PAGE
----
The Resource Recovery from Waste programme has a vision of a high value circular economy that delivers clean growth, a better environment and social benefits such as skills and jobs. We work closely with our partners in government and business to turn this vision into action.
A high value circular economy should retain the economic, environmental and social value of materials by preserving their technical qualities rather than losing them in combustion. To achieve this, we need to have the right infrastructure in place. The Resource Recovery from Waste review of existing and planned waste and recovery infrastructure in the UK found that it is certainly not ready to support the circular economy, and neither is it likely to be without radical government intervention.
At the Westminster Energy, Environment and Transport forum “Priorities for UK waste and recycling policy and developing the circular economy” on 18 January 2018, Lee Davies (Defra) argued that better data is needed to underpin a circular, resource efficient network; however, Andy Rees (Welsh Government) described how collection of such data remains a challenge. Better data on the flows, volumes and qualities of recycled materials is needed to support secondary resource markets. This will reduce risk and enable confident investment in infrastructure. It also enables risk sharing throughout the supply chain. This is crucial because as Marcus Gover (WRAP) explained, we need to consider production, consumption and recycling holistically. Promoting circular supply chains requires data on material flows in production and consumption, as well as downstream processing. It also means adopting new metrics that describe the technical qualities of material flows, not just their tonnage.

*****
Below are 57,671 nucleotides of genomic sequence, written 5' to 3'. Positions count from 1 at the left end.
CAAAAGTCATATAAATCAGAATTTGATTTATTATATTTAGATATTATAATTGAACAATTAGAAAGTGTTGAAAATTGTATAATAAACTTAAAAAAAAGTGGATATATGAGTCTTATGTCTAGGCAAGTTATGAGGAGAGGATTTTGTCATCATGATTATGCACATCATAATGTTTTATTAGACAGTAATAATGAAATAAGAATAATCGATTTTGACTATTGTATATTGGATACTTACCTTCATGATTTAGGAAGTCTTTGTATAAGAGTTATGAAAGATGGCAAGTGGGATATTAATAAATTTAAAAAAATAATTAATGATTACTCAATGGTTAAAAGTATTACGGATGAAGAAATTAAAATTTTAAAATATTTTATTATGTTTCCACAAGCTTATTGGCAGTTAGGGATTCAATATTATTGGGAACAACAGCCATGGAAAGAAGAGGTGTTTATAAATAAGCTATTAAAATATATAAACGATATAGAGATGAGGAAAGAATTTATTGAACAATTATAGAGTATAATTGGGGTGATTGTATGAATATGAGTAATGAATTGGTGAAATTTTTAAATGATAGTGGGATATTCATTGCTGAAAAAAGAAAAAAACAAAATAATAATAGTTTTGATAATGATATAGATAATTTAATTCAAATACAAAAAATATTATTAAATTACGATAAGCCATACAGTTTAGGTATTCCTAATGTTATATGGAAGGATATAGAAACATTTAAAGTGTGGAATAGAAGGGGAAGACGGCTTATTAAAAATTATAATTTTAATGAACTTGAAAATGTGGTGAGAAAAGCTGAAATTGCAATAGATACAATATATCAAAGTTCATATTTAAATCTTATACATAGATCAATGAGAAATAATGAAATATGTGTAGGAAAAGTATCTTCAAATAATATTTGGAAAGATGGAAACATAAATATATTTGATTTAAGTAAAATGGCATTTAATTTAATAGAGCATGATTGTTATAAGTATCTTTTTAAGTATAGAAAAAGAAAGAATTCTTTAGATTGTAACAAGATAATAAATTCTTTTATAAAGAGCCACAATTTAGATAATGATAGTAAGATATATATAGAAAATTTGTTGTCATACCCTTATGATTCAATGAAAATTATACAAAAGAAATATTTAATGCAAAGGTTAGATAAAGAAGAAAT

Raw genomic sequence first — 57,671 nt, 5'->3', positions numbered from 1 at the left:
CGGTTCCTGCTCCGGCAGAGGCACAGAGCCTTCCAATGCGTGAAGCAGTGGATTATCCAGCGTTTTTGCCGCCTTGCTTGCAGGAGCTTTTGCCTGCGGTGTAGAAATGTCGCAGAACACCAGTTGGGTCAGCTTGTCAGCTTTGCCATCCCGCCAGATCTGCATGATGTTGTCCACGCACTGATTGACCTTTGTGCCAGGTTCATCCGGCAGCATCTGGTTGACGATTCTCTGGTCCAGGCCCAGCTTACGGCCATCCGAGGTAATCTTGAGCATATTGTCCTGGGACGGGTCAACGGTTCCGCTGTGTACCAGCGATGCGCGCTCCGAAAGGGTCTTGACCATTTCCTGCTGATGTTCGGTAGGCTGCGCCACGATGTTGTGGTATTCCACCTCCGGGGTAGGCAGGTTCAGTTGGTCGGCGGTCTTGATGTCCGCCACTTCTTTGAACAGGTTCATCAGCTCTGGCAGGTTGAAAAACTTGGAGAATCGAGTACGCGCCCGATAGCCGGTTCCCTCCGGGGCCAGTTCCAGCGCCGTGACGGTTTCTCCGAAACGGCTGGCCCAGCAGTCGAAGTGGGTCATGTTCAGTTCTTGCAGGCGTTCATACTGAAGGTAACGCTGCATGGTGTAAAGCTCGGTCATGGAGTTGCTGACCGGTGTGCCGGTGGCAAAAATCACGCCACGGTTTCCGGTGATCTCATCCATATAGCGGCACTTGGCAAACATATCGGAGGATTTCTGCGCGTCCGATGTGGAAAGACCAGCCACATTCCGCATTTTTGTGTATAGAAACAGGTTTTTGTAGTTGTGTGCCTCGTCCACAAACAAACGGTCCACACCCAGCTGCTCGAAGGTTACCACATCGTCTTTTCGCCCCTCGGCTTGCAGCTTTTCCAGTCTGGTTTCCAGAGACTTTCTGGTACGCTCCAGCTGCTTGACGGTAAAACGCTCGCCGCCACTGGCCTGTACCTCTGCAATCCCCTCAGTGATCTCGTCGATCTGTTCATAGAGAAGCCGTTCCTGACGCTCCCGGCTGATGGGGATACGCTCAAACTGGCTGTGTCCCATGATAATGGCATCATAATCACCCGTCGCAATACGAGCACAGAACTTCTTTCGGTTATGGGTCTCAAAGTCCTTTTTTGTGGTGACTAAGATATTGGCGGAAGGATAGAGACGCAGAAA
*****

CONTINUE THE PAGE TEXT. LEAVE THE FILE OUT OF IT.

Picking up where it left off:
Policy and regulation in support of resource productivity are expected to change, as highlighted by Ian Boyd (Defra) and Libby Peake (Green Alliance) at the recent Resource Recovery from Waste conference. The development of coherent government initiatives such as the Industrial Strategy, Clean Growth Plan, 25 Year Environment Plan, and forthcoming Resource and Waste Strategy helps clarify the direction of travel, as expressed at the forum by Nadeem Arshad (Bevan Brittan). The repeated ambition for a circular, low-carbon economy expressed in these is positive. Now the Government needs to translate the plans into actions. It must provide detail in the National Infrastructure Plan of how the necessary reuse, recycling and recovery infrastructure to support a circular economy will be put in place. This is particularly important for the critical materials required by the technology that will enable a low-carbon economy, of which we are 100% importers. While future innovation will be needed, as Lee Davies stated in his response to this note, immediate action should be taken to balance investment into circular economy infrastructure. Currently, 80% of funded waste infrastructure projects are for energy recovery; part of the budget must be redirected towards infrastructure that supports e.g. repair, remanufacturing, recycling and recovery.
Resource Recovery from Waste has been awarded with a NERC Policy Impact grant to increase collaboration with government. Read more about this new project in our latest newsletter, and get in touch for further details and explore how we can work together.